true romance

“You want to take me to a Kung-Fu movie?”
Three Kung-Fu movies.”

Let me begin by saying that True Romance is one of my favourite films, so I am going to be hideously biased in this review. It was the first film I watched with my boyfriend. You could say it’s “our movie”. A fact you need to know to begin with is that True Romance is not a comedy; yes, it has a certain sense of dark humour about it, but it isn’t a laugh out loud kind of film. It also isn’t what you’d expect from the title, there’s a lot more blood and death than is implied by those two little words.

The casting of True Romance is still perfect, and as a film it has aged beautifully. Released in 1993, I still can’t help but think “you’re so cool” over and over again. Tarantino is so overly constructed that it seems almost, just almost, effortless. It is quotable to the nth degree, with classic, almost catchphrase type lines played off by all characters continuously.

Clarence’s (Christian Slater) imaginary ‘King’ mentor and borderline obsession with Elvis punctuates the film, often driving the intensity of Clarence’s actions of devotion towards Alabama (Patricia Arquette). The absurdity of Clarence’s decisions make him endearing and just a little bit unhinged, making him the perfect match for the very unstable Alabama.

True Romance is a film about crazy, unconditional love. And in a room of almost entirely loved up couples, it was a (mostly) beautiful experience. Small cinemas are supposed to be intimate, it’s bigger and better than your TV, but you’re not sharing your moment with 150 other people.

It has everything a Friday night film should have; humour, love, sex, a wardrobe to stop hearts, guns, killing, a classic cops versus personal security versus the mob shoot-em-up scene, what more could you want!? Netflix is great and all, but nothing really beats watching a Tarantino on the big scene. It’s beautifully shot, and it deserves to be watched in high definition.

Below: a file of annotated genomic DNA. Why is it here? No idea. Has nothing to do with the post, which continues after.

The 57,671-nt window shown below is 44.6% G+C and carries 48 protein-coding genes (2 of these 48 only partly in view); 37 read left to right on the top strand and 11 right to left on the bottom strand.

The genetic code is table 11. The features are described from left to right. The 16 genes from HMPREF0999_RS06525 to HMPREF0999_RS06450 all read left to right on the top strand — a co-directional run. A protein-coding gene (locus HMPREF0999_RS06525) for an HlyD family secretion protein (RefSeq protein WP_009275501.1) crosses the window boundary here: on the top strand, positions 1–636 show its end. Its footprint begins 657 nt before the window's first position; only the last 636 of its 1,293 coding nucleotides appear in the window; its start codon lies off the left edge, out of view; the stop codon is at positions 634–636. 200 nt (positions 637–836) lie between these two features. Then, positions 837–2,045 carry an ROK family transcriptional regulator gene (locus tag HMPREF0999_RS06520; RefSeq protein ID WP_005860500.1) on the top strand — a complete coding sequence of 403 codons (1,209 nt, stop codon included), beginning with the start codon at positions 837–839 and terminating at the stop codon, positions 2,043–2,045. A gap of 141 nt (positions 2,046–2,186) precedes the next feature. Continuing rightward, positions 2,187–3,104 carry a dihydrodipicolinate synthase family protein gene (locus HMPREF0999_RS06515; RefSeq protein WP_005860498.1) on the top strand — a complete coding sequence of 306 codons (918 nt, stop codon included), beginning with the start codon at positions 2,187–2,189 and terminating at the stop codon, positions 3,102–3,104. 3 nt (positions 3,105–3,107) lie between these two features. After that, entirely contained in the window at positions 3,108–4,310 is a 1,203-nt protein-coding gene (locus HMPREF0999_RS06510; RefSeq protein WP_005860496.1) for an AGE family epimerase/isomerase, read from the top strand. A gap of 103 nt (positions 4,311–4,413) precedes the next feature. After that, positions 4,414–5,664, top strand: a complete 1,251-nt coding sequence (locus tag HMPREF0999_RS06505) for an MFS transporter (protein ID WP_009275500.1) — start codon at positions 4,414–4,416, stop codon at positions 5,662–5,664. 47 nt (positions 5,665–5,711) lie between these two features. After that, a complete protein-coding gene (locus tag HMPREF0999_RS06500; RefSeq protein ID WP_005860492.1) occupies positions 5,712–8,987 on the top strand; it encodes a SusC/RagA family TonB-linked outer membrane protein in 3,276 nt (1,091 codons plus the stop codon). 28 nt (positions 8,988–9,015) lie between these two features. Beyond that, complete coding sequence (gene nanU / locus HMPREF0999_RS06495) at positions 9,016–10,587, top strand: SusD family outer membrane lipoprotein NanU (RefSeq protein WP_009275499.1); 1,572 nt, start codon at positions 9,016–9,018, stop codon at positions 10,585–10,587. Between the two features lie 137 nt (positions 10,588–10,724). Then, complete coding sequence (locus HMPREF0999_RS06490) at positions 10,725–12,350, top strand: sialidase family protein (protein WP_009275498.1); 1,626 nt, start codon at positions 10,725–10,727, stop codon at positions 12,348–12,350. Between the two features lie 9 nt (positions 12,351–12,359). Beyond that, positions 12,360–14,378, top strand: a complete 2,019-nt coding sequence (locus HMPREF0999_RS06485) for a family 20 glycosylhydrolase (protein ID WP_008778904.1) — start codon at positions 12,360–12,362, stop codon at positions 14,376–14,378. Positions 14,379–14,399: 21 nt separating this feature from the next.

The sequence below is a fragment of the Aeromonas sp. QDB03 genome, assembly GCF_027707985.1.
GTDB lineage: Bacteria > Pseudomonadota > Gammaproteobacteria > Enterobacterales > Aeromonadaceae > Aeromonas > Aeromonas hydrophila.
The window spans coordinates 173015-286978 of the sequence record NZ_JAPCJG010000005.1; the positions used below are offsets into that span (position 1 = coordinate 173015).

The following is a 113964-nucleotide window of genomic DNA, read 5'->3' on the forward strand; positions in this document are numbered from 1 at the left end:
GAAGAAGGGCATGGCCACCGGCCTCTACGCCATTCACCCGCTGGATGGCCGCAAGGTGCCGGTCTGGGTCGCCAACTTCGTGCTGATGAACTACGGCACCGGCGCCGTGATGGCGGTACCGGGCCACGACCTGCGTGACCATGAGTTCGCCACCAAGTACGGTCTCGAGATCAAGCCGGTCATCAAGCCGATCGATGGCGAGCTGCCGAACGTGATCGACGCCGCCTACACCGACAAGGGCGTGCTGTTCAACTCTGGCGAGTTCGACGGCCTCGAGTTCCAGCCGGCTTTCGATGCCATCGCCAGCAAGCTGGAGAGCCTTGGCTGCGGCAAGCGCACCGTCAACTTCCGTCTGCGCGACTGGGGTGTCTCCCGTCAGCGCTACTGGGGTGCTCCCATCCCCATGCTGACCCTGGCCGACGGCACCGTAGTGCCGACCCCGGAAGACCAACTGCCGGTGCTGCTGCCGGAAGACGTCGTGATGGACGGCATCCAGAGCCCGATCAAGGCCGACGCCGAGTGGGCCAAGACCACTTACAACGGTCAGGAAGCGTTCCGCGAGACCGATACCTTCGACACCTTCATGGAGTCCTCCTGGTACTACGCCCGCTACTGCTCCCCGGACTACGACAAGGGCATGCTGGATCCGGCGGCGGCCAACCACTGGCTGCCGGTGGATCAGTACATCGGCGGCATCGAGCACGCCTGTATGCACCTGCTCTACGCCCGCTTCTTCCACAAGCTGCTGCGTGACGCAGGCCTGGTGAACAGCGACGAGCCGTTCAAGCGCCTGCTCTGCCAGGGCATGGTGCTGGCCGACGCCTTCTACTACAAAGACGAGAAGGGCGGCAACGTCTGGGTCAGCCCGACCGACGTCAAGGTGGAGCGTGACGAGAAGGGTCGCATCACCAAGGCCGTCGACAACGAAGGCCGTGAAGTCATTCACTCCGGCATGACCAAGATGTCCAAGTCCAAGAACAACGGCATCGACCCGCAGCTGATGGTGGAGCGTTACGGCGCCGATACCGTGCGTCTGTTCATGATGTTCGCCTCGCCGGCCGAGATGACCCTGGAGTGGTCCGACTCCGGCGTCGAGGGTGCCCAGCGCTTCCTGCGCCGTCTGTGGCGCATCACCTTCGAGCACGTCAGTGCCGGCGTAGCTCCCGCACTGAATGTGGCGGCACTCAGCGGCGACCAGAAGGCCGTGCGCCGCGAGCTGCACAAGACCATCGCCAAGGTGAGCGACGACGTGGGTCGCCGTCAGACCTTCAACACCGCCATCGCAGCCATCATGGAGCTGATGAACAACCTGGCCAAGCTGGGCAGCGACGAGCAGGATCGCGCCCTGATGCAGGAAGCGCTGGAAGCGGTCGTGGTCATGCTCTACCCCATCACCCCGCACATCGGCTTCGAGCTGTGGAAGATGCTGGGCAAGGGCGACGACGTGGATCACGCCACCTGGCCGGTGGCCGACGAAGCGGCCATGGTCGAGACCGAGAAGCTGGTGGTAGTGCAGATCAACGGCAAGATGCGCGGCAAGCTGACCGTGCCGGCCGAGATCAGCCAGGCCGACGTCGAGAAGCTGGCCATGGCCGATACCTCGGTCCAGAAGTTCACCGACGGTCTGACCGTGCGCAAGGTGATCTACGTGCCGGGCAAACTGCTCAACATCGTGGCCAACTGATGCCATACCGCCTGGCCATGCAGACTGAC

Seeing a cult classic film in a small cinema is a wonderful experience – until there is a select few people who clearly misconstrue the meaning behind certain moments. In 2015, laughing out loud, and not just out loud, but practically a throw yourself out of your seat outburst, at a homophobic slur is simply unacceptable. It’s not that the moment wasn’t placed well in the film, the lines fit with their character perfectly, but it is not funny. True Romance was Tarantino’s first screenplay, and his writing is impeccable regardless of his lack of experience.

Treat yourself and your loved one to a date night, go see True Romance at the BFI while you still can (just do everyone a favour and keep your inappropriate laughter contained).

“I gotta hand it to you Clarence.”

“I was cool?”

“Naw man you were cooler than cool.”

 

5 / 5

 

Dir: Tony Scott

Scr: Quentin Tarantino 

Starring: Christian Slater, Patricia Arquette, Dennis Hopper, Christopher Walken, Gary Oldman, Val Kilmer, Chris Penn, Tom Sizemore, Michael Rapaport, Brad Pitt, Samuel L. Jackson, Bronson Pinchot, Saul Rubinek

Prd: Gary Barber, Samuel Hadida, Steve Perry, Bill Unger

DOP: Jeffrey L. Kimball

Music: Hans Zimmer

Country: USA

Year: 1993

Run time: 120 mins

 

True Romance is being screened as part of the BFI’s ‘Love’ Season